Rik Reppe, advisory partner at PwC’s The Difference, summarizes the crux of most customer experience (CX) practices today by saying: “[As a CX pro] you may have 1,000 projects you could do, 100 projects you should do, and 10 projects you can do.”
So which ones do you do – and more importantly, which ones do you say no to?
For a CX transformation to take hold and drive sustainable gains, CX pros must proactively assess and manage multiple projects, often conflicting stakeholder interests, limited budgets, and constrained resources.
Prioritization draws from customer research, CX measurement, a roster of projects, the corporate strategy, and the CX vision. Once this groundwork is in place, CX professionals can stand up the competency in a short amount of time.
Developing a rigorous approach to prioritizing these CX projects and programs can help — and could even be the catalyst that moves a CX Index score from good to great. At its core, this CX management maturity competency requires CX transformation leaders to focus on what’s most important for their customers’ experience and their business’ success. The two essential activities it involves are:
Identifying and ranking your most important customer groups, journeys, and interactions.
Allocating company resources based on what matters most to both your customers and your organization.
By drawing from customer research, CX measurement, corporate strategy, and CX vision, CX pros can frame the parameters of a basic but effective prioritization approach. Forrester recommends starting with a simple scorecard to grade the relative importance of initiatives. An initial CX prioritization approach begins with three core categories: customer impact, business impact, and feasibility.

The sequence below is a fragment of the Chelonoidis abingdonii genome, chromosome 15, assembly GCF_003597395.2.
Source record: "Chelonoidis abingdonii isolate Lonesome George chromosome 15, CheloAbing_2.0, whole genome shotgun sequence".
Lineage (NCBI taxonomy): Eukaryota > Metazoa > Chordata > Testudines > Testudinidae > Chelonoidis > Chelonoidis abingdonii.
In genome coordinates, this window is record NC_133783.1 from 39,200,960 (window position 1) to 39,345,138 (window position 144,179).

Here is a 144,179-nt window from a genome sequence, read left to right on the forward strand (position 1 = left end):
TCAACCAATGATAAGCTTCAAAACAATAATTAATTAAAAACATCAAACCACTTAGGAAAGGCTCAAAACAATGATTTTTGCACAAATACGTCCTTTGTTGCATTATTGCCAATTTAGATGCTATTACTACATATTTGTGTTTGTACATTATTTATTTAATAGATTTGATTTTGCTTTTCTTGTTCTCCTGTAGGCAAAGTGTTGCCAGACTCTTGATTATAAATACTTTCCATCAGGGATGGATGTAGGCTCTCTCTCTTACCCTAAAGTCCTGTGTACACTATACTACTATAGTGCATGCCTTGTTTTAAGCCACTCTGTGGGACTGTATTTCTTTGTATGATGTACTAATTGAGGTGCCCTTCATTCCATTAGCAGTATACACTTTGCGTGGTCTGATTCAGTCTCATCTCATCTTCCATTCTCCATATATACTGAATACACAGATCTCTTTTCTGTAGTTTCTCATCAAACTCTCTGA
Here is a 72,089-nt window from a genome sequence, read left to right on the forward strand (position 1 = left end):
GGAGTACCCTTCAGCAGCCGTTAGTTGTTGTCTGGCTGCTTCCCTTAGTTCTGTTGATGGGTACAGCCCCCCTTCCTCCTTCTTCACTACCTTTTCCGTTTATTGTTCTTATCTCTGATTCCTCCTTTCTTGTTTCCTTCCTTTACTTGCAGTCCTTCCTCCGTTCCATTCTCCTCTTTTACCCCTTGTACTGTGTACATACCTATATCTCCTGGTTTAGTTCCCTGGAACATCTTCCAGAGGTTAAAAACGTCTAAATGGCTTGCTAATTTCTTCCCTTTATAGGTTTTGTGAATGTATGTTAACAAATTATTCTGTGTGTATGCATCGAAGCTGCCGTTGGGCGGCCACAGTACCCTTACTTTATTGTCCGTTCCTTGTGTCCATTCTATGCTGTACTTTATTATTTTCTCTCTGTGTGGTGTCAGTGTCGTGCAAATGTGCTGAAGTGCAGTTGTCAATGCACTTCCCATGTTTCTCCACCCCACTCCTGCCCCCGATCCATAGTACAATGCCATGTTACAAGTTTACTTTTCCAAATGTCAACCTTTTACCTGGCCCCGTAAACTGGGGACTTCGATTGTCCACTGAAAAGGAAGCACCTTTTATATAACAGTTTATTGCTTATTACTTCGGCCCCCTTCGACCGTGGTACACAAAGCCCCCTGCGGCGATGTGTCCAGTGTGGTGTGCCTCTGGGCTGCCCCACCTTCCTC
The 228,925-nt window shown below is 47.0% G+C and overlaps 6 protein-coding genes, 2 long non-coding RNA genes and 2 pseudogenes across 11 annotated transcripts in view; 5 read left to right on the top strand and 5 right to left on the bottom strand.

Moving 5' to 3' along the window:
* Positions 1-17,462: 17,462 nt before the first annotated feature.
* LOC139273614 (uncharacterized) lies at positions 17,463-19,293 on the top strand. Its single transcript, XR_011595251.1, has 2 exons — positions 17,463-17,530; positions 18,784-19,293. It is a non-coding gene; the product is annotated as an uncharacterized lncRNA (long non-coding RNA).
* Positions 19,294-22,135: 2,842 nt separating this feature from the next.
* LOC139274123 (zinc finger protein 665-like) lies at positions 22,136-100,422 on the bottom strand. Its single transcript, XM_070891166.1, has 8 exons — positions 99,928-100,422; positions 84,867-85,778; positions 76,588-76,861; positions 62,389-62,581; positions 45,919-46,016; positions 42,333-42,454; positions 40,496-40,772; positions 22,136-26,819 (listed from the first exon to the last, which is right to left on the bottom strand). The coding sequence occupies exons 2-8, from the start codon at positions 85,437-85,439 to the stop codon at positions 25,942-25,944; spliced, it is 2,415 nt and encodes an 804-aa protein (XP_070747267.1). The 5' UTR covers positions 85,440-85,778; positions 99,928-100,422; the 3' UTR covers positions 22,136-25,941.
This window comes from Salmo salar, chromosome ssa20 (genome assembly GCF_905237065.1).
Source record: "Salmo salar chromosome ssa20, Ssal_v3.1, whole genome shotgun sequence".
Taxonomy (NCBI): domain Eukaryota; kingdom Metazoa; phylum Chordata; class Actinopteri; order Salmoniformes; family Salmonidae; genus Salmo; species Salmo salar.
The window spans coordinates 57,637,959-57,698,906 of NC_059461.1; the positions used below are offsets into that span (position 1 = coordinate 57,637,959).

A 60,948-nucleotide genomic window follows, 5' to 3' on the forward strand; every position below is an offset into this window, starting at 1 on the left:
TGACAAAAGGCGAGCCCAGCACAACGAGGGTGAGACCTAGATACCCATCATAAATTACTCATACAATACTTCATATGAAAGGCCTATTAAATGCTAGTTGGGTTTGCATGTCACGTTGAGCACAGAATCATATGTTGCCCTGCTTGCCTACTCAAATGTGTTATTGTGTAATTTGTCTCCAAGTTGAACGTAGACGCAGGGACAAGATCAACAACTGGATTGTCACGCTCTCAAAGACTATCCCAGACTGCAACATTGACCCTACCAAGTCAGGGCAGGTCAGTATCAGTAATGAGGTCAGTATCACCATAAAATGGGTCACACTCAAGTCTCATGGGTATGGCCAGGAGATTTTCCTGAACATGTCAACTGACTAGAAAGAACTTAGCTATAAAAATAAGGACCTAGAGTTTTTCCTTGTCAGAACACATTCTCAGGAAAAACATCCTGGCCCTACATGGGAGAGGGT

To progress to the next level of prioritization, CX pros need to build on the three fundamental categories by adding a fourth dimension - risk - and introducing more granularity to the assessment questions.
Remember that the overall objective of CX prioritization is to create a tool that will empower the CX professional with a rationale for saying yes — or saying no to projects that don’t fit the priority criteria. Once you have developed the categories and criteria, you can share the tool across the organization as a link or a short project intake survey to help the respective stakeholders assess their own CX projects.